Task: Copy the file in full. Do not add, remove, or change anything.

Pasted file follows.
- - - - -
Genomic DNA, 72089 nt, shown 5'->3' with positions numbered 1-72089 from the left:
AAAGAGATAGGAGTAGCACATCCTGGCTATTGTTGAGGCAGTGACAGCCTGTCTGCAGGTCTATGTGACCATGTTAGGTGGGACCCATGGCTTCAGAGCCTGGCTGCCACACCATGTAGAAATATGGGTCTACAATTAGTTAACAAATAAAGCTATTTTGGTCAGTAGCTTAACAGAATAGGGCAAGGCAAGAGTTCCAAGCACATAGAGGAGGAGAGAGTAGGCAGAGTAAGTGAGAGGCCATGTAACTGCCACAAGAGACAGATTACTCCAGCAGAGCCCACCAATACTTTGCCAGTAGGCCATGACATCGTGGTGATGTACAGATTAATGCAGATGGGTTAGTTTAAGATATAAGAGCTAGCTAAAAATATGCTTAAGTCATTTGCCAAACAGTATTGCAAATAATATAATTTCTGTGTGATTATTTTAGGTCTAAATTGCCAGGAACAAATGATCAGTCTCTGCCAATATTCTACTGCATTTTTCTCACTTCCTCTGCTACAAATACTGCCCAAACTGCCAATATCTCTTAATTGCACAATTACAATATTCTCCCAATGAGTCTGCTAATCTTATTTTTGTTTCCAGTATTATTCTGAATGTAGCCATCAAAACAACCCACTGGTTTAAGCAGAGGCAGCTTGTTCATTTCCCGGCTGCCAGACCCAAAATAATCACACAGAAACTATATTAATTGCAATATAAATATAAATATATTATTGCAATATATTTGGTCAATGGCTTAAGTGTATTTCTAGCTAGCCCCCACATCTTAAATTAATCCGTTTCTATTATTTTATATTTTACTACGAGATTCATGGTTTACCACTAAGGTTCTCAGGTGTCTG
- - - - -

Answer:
Genomic DNA, 72089 nt, shown 5'->3' with positions numbered 1-72089 from the left:
AAAGAGATAGGAGTAGCACATCCTGGCTATTGTTGAGGCAGTGACAGCCTGTCTGCAGGTCTATGTGACCATGTTAGGTGGGACCCATGGCTTCAGAGCCTGGCTGCCACACCATGTAGAAATATGGGTCTACAATTAGTTAACAAATAAAGCTATTTTGGTCAGTAGCTTAACAGAATAGGGCAAGGCAAGAGTTCCAAGCACATAGAGGAGGAGAGAGTAGGCAGAGTAAGTGAGAGGCCATGTAACTGCCACAAGAGACAGATTACTCCAGCAGAGCCCACCAATACTTTGCCAGTAGGCCATGACATCGTGGTGATGTACAGATTAATGCAGATGGGTTAGTTTAAGATATAAGAGCTAGCTAAAAATATGCTTAAGTCATTTGCCAAACAGTATTGCAAATAATATAATTTCTGTGTGATTATTTTAGGTCTAAATTGCCAGGAACAAATGATCAGTCTCTGCCAATATTCTACTGCATTTTTCTCACTTCCTCTGCTACAAATACTGCCCAAACTGCCAATATCTCTTAATTGCACAATTACAATATTCTCCCAATGAGTCTGCTAATCTTATTTTTGTTTCCAGTATTATTCTGAATGTAGCCATCAAAACAACCCACTGGTTTAAGCAGAGGCAGCTTGTTCATTTCCCGGCTGCCAGACCCAAAATAATCACACAGAAACTATATTAATTGCAATATAAATATAAATATATTATTGCAATATATTTGGTCAATGGCTTAAGTGTATTTCTAGCTAGCCCCCACATCTTAAATTAATCCGTTTCTATTATTTTATATTTTACTACGAGATTCATGGTTTACCACTAAGGTTCTCAGGTGTCTG